One of the biggest challenges of developing cross-cultural awareness is avoiding stereotypes. Identifying patterns in other cultures often helps us take the first step toward mutual understanding and effective intercultural communication, but it’s also important not to overgeneralize. Every country has some (or many!) subcultures, making it necessary to zoom in and pay attention to regional or local distinctions.

This is especially important in larger countries, where climate, geography, history, and many other factors often shape regional cultures in different ways. To illustrate these regional differences, I’d like to share what I have learned living in three different states across the US: California, Iowa, and Louisiana. Then, I’ll explain how these nuanced cultural differences can present themselves in the workplace—and what you can do to bridge these gaps and work effectively.

Southern Californians Tend to Be Independent, Transactional, and Informal

I grew up in Orange County, California, where authentic Mexican food was always nearby and the beach was always accessible. Instead of public transportation, everybody seemed to drive their own vehicle. Sprawling congested highways aside, this contributed to the fact that Southern Californians tend to be more independent than group oriented. This also means that interactions tend to be very transactional because people are accustomed to operating more independently from one another. Folks in customer service roles, for example, may smile and immediately get down to business rather than and ask how your day is going.

Southern California is also very informal. Many people wear shorts, T-shirts, or sandals to work, and even in a business context speech tends to be casual and direct, with a fair amount of slang.

While Midwesterners Usually Value Interpersonal Relationships

When I moved to Iowa, I quickly recognized what it means to be in the “Heartland.” My beloved Mexican food was replaced by fried pickles and cheese curds, I was over a thousand miles from the ocean, and the sense of small town community was pervasive.

I also learned that interpersonal relationships look different in the Midwest. While the style is informal and egalitarian like California, everyone is generally more openly warm and friendly. People on the street smiled at me as we walked past each other, and complete strangers would strike up a conversation while in line at the grocery store. Coming from California, these interactions felt unnecessary and even a little intrusive, but in this region of the US, they are natural.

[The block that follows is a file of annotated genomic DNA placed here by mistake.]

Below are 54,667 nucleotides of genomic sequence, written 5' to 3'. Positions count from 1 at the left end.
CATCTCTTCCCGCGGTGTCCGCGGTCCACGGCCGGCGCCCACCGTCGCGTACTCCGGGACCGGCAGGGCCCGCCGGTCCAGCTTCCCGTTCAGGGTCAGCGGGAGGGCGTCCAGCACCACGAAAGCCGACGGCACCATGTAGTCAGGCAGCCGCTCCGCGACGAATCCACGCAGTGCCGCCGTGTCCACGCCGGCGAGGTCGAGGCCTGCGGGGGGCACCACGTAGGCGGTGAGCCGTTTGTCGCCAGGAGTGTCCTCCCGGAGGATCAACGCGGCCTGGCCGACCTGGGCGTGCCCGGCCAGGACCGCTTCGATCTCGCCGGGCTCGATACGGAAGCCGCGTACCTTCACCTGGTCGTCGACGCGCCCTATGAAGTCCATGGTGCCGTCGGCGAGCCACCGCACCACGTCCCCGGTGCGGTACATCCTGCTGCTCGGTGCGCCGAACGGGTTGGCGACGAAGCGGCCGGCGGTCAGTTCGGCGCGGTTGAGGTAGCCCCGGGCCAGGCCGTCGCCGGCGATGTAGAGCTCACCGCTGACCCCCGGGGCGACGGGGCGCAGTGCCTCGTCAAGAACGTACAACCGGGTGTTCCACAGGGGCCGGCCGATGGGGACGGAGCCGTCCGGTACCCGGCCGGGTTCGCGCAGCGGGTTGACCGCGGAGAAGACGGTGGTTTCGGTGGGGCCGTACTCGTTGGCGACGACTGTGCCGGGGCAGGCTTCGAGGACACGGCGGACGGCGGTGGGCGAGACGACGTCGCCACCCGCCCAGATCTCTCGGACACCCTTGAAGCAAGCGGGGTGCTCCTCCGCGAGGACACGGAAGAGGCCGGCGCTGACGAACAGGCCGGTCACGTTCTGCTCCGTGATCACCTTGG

And Those in the Deep South Tend to Be Formal and Hierarchical

I now live near New Orleans in southern Louisiana, and the transition to life in the Deep South has been its own adventure. I still miss Mexican food, but I am now surrounded by fresh seafood, gumbo, and po’boys.

Like Iowans, Louisianans tends to be more interpersonal and eager to spark conversations or engage in “small talk” before getting down to business. However, Louisiana (and the Deep South in general), tends to be more hierarchical than California or Iowa. Courtesy and etiquette are generally pretty important, especially when interacting with older folks. Titles and honorifics are also more commonly used—I think I’ve been called “Ma’am” more times in a single month here than the rest of my life combined.

In many ways, US values and a shared sense of national identity underlie my experiences in all three regions, but there are many cultural nuances that make each one of them unique. Of course, this paradigm is reflected in countries around the world, where many different factors contribute to local or regional cultures within a single nation.

Self-Assessment Tools Can Bring National, Regional, and Local Cultures Together

In a business context, these kinds of regional differences can manifest in varying styles of communication, expectations surrounding socializing with colleagues, or styles of dress. For example, a more hierarchical person from the Deep South may feel affronted if they are not called by their honorific title, especially during an initial meeting, when working with associates in California. On the flip side, an informal Californian is liable to cause offense if they wear shorts to the office (despite the sweltering 90 degree heat and 90% humidity of a Louisianan summer).

It’s not that Californians don’t respect dress codes, seniority, or experience, but their informality and egalitarian work style means that they will tend to express their respect differently. Cross-cultural assessment tools like the CultureWizard Culture Calculator are extremely helpful for navigating these types of cross-cultural differences. Not only do they provide insight into your own preferences and tendencies, but you can also compare yourself to other cultures and individuals. This can give you a sense of what to expect from other people’s work styles based on your personalized profile, feedback, and cross-culture tips so that you can collaborate effectively in any environment and successfully avoid misunderstandings or faux pas.